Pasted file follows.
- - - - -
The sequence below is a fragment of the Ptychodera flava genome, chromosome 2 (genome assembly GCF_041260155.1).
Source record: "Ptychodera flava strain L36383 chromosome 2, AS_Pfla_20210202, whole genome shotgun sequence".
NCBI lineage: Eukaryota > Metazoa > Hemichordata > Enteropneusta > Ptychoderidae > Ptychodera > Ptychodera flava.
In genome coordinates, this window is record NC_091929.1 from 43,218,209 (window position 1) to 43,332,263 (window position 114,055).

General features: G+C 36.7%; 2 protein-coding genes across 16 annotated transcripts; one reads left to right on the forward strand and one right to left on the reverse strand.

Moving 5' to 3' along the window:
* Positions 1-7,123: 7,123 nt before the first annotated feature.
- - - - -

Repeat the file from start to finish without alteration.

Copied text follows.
The sequence below is a fragment of the Ptychodera flava genome, chromosome 2 (genome assembly GCF_041260155.1).
Source record: "Ptychodera flava strain L36383 chromosome 2, AS_Pfla_20210202, whole genome shotgun sequence".
NCBI lineage: Eukaryota > Metazoa > Hemichordata > Enteropneusta > Ptychoderidae > Ptychodera > Ptychodera flava.
In genome coordinates, this window is record NC_091929.1 from 43,218,209 (window position 1) to 43,332,263 (window position 114,055).

General features: G+C 36.7%; 2 protein-coding genes across 16 annotated transcripts; one reads left to right on the forward strand and one right to left on the reverse strand.

Moving 5' to 3' along the window:
* Positions 1-7,123: 7,123 nt before the first annotated feature.